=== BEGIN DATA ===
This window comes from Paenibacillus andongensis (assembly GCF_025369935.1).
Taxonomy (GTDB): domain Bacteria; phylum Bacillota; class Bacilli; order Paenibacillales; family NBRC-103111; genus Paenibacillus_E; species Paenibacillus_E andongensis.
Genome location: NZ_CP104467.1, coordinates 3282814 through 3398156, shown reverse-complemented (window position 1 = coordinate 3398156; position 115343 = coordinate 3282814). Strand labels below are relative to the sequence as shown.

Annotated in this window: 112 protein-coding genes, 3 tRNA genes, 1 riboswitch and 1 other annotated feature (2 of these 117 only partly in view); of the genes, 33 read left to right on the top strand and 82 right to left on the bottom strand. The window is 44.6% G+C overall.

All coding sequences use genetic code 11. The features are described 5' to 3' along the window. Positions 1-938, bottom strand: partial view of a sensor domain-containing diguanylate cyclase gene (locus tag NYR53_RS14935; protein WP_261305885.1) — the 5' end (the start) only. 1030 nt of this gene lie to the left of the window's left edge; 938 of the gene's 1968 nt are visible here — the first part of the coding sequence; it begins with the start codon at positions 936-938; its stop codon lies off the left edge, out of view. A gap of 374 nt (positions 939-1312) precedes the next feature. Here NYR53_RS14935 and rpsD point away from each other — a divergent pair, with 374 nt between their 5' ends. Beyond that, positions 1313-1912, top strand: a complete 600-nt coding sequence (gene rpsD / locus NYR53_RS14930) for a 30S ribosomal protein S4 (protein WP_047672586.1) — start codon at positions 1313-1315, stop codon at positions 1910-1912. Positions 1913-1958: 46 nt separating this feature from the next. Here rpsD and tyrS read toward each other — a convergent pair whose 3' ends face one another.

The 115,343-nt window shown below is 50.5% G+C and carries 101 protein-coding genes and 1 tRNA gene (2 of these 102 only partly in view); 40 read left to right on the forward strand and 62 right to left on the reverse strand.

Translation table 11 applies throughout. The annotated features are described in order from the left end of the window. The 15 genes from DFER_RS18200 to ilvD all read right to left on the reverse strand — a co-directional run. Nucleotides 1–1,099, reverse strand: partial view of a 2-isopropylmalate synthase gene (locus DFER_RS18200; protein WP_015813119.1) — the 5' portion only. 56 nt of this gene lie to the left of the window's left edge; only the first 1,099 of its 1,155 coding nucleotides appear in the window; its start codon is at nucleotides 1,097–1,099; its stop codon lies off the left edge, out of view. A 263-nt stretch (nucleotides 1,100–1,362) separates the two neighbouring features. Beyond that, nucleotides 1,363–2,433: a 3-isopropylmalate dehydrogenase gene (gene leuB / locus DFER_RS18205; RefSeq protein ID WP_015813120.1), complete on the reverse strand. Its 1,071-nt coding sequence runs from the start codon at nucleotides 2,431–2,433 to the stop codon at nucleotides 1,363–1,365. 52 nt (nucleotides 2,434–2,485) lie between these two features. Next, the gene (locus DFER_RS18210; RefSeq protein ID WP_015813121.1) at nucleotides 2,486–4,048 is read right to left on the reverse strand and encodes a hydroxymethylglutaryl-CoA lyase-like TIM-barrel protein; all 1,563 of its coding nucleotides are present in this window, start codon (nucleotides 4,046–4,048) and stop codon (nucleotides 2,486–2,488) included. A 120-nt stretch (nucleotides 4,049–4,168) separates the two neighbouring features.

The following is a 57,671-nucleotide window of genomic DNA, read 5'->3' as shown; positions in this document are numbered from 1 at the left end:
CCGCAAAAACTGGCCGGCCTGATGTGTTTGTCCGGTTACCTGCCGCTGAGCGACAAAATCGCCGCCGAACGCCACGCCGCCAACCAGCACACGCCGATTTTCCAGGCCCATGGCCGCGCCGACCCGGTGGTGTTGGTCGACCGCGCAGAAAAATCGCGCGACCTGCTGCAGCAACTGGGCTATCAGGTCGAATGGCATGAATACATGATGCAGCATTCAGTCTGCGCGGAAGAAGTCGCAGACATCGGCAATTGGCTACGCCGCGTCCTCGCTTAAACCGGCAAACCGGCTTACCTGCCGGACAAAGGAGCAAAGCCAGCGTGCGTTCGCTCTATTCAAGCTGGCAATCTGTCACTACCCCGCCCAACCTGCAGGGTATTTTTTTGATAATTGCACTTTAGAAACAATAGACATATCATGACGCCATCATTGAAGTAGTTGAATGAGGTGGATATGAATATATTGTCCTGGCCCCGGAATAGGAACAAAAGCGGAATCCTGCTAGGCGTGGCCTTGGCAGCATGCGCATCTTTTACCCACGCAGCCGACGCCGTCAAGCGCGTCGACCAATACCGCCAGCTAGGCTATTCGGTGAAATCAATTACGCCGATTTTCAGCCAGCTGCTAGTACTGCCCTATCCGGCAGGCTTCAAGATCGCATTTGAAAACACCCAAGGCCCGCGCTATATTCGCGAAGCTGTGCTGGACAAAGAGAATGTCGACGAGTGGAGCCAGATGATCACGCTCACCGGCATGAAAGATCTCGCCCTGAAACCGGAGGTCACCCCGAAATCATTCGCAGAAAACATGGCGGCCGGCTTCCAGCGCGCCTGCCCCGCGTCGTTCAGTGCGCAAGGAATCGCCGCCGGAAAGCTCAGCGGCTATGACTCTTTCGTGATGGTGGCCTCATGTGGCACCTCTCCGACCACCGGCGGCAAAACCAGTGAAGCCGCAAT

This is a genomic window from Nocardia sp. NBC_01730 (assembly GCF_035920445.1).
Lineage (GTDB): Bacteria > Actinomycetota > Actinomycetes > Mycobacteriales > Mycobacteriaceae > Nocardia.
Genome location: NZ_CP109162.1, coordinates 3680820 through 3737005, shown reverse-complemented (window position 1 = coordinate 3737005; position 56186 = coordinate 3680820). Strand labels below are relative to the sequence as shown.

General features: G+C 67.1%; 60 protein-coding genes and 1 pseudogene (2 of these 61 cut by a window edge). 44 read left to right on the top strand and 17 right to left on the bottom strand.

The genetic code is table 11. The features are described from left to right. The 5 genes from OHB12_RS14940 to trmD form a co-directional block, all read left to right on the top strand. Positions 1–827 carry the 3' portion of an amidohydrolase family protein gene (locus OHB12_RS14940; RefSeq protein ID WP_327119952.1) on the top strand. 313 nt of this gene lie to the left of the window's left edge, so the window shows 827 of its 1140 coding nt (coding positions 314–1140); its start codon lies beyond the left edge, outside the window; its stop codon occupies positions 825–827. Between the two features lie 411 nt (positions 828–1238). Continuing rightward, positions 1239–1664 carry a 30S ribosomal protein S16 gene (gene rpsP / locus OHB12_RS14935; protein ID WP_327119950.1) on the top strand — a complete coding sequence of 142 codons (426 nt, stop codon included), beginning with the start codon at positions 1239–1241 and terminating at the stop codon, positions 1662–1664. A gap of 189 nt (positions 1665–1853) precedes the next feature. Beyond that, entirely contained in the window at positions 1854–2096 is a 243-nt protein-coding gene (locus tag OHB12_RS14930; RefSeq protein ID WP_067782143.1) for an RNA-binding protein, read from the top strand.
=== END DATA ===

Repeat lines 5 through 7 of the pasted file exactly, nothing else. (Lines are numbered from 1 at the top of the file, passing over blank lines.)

All coding sequences use genetic code 11. The features are described 5' to 3' along the window. Positions 1-938, bottom strand: partial view of a sensor domain-containing diguanylate cyclase gene (locus tag NYR53_RS14935; protein WP_261305885.1) — the 5' end (the start) only. 1030 nt of this gene lie to the left of the window's left edge; 938 of the gene's 1968 nt are visible here — the first part of the coding sequence; it begins with the start codon at positions 936-938; its stop codon lies off the left edge, out of view. A gap of 374 nt (positions 939-1312) precedes the next feature. Here NYR53_RS14935 and rpsD point away from each other — a divergent pair, with 374 nt between their 5' ends. Beyond that, positions 1313-1912, top strand: a complete 600-nt coding sequence (gene rpsD / locus NYR53_RS14930) for a 30S ribosomal protein S4 (protein WP_047672586.1) — start codon at positions 1313-1315, stop codon at positions 1910-1912. Positions 1913-1958: 46 nt separating this feature from the next. Here rpsD and tyrS read toward each other — a convergent pair whose 3' ends face one another.

The 115,343-nt window shown below is 50.5% G+C and carries 101 protein-coding genes and 1 tRNA gene (2 of these 102 only partly in view); 40 read left to right on the forward strand and 62 right to left on the reverse strand.

Translation table 11 applies throughout. The annotated features are described in order from the left end of the window. The 15 genes from DFER_RS18200 to ilvD all read right to left on the reverse strand — a co-directional run. Nucleotides 1–1,099, reverse strand: partial view of a 2-isopropylmalate synthase gene (locus DFER_RS18200; protein WP_015813119.1) — the 5' portion only. 56 nt of this gene lie to the left of the window's left edge; only the first 1,099 of its 1,155 coding nucleotides appear in the window; its start codon is at nucleotides 1,097–1,099; its stop codon lies off the left edge, out of view. A 263-nt stretch (nucleotides 1,100–1,362) separates the two neighbouring features. Beyond that, nucleotides 1,363–2,433: a 3-isopropylmalate dehydrogenase gene (gene leuB / locus DFER_RS18205; RefSeq protein ID WP_015813120.1), complete on the reverse strand. Its 1,071-nt coding sequence runs from the start codon at nucleotides 2,431–2,433 to the stop codon at nucleotides 1,363–1,365. 52 nt (nucleotides 2,434–2,485) lie between these two features. Next, the gene (locus DFER_RS18210; RefSeq protein ID WP_015813121.1) at nucleotides 2,486–4,048 is read right to left on the reverse strand and encodes a hydroxymethylglutaryl-CoA lyase-like TIM-barrel protein; all 1,563 of its coding nucleotides are present in this window, start codon (nucleotides 4,046–4,048) and stop codon (nucleotides 2,486–2,488) included. A 120-nt stretch (nucleotides 4,049–4,168) separates the two neighbouring features.